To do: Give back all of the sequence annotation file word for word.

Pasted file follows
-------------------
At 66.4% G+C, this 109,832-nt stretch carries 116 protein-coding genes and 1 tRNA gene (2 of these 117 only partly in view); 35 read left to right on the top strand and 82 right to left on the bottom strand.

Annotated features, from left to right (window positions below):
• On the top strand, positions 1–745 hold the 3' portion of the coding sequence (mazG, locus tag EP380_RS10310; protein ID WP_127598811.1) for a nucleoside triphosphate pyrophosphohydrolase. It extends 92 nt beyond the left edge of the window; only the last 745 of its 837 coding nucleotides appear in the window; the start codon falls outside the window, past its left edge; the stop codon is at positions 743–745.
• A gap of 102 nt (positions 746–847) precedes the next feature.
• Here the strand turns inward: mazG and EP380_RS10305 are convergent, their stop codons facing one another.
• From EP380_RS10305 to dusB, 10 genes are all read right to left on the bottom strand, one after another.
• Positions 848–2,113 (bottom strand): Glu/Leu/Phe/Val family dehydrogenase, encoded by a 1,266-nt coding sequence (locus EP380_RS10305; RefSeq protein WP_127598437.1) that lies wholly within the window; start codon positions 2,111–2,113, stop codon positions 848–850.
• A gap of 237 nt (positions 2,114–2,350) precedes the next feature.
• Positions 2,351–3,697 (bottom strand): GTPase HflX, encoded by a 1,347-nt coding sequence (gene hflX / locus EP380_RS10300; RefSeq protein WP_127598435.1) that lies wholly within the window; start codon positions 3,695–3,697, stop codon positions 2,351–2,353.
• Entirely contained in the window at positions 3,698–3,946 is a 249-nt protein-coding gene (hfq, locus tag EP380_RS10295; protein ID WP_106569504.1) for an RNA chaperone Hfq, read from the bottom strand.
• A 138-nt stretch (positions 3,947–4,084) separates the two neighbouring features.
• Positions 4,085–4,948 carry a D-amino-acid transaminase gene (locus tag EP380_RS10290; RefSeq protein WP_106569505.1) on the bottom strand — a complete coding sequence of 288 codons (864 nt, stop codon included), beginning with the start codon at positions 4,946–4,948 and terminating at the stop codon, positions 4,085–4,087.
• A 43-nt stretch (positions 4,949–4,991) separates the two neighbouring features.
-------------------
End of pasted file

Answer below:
At 66.4% G+C, this 109,832-nt stretch carries 116 protein-coding genes and 1 tRNA gene (2 of these 117 only partly in view); 35 read left to right on the top strand and 82 right to left on the bottom strand.

Annotated features, from left to right (window positions below):
• On the top strand, positions 1–745 hold the 3' portion of the coding sequence (mazG, locus tag EP380_RS10310; protein ID WP_127598811.1) for a nucleoside triphosphate pyrophosphohydrolase. It extends 92 nt beyond the left edge of the window; only the last 745 of its 837 coding nucleotides appear in the window; the start codon falls outside the window, past its left edge; the stop codon is at positions 743–745.
• A gap of 102 nt (positions 746–847) precedes the next feature.
• Here the strand turns inward: mazG and EP380_RS10305 are convergent, their stop codons facing one another.
• From EP380_RS10305 to dusB, 10 genes are all read right to left on the bottom strand, one after another.
• Positions 848–2,113 (bottom strand): Glu/Leu/Phe/Val family dehydrogenase, encoded by a 1,266-nt coding sequence (locus EP380_RS10305; RefSeq protein WP_127598437.1) that lies wholly within the window; start codon positions 2,111–2,113, stop codon positions 848–850.
• A gap of 237 nt (positions 2,114–2,350) precedes the next feature.
• Positions 2,351–3,697 (bottom strand): GTPase HflX, encoded by a 1,347-nt coding sequence (gene hflX / locus EP380_RS10300; RefSeq protein WP_127598435.1) that lies wholly within the window; start codon positions 3,695–3,697, stop codon positions 2,351–2,353.
• Entirely contained in the window at positions 3,698–3,946 is a 249-nt protein-coding gene (hfq, locus tag EP380_RS10295; protein ID WP_106569504.1) for an RNA chaperone Hfq, read from the bottom strand.
• A 138-nt stretch (positions 3,947–4,084) separates the two neighbouring features.
• Positions 4,085–4,948 carry a D-amino-acid transaminase gene (locus tag EP380_RS10290; RefSeq protein WP_106569505.1) on the bottom strand — a complete coding sequence of 288 codons (864 nt, stop codon included), beginning with the start codon at positions 4,946–4,948 and terminating at the stop codon, positions 4,085–4,087.
• A 43-nt stretch (positions 4,949–4,991) separates the two neighbouring features.